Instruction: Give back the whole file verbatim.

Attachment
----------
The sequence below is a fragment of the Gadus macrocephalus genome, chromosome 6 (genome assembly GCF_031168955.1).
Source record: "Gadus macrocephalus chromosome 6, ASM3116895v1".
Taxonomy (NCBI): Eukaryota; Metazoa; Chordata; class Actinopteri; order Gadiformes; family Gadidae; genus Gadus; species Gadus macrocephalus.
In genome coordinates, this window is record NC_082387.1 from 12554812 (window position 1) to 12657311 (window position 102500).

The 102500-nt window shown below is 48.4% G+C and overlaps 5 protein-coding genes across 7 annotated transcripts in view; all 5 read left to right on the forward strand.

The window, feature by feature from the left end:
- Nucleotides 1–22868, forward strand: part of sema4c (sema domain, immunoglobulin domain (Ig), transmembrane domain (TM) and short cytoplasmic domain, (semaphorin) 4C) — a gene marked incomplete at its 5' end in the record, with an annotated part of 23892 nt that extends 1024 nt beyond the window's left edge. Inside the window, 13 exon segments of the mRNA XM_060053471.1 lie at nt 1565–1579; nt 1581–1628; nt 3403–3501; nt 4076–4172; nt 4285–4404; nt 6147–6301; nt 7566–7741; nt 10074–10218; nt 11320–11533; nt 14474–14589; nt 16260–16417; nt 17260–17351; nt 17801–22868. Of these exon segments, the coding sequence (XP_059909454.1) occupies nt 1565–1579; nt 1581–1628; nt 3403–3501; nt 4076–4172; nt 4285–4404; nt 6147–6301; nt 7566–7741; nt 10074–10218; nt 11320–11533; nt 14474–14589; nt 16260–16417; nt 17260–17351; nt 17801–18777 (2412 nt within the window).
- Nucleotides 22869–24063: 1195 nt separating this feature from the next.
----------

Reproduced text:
The sequence below is a fragment of the Gadus macrocephalus genome, chromosome 6 (genome assembly GCF_031168955.1).
Source record: "Gadus macrocephalus chromosome 6, ASM3116895v1".
Taxonomy (NCBI): Eukaryota; Metazoa; Chordata; class Actinopteri; order Gadiformes; family Gadidae; genus Gadus; species Gadus macrocephalus.
In genome coordinates, this window is record NC_082387.1 from 12554812 (window position 1) to 12657311 (window position 102500).

The 102500-nt window shown below is 48.4% G+C and overlaps 5 protein-coding genes across 7 annotated transcripts in view; all 5 read left to right on the forward strand.

The window, feature by feature from the left end:
- Nucleotides 1–22868, forward strand: part of sema4c (sema domain, immunoglobulin domain (Ig), transmembrane domain (TM) and short cytoplasmic domain, (semaphorin) 4C) — a gene marked incomplete at its 5' end in the record, with an annotated part of 23892 nt that extends 1024 nt beyond the window's left edge. Inside the window, 13 exon segments of the mRNA XM_060053471.1 lie at nt 1565–1579; nt 1581–1628; nt 3403–3501; nt 4076–4172; nt 4285–4404; nt 6147–6301; nt 7566–7741; nt 10074–10218; nt 11320–11533; nt 14474–14589; nt 16260–16417; nt 17260–17351; nt 17801–22868. Of these exon segments, the coding sequence (XP_059909454.1) occupies nt 1565–1579; nt 1581–1628; nt 3403–3501; nt 4076–4172; nt 4285–4404; nt 6147–6301; nt 7566–7741; nt 10074–10218; nt 11320–11533; nt 14474–14589; nt 16260–16417; nt 17260–17351; nt 17801–18777 (2412 nt within the window).
- Nucleotides 22869–24063: 1195 nt separating this feature from the next.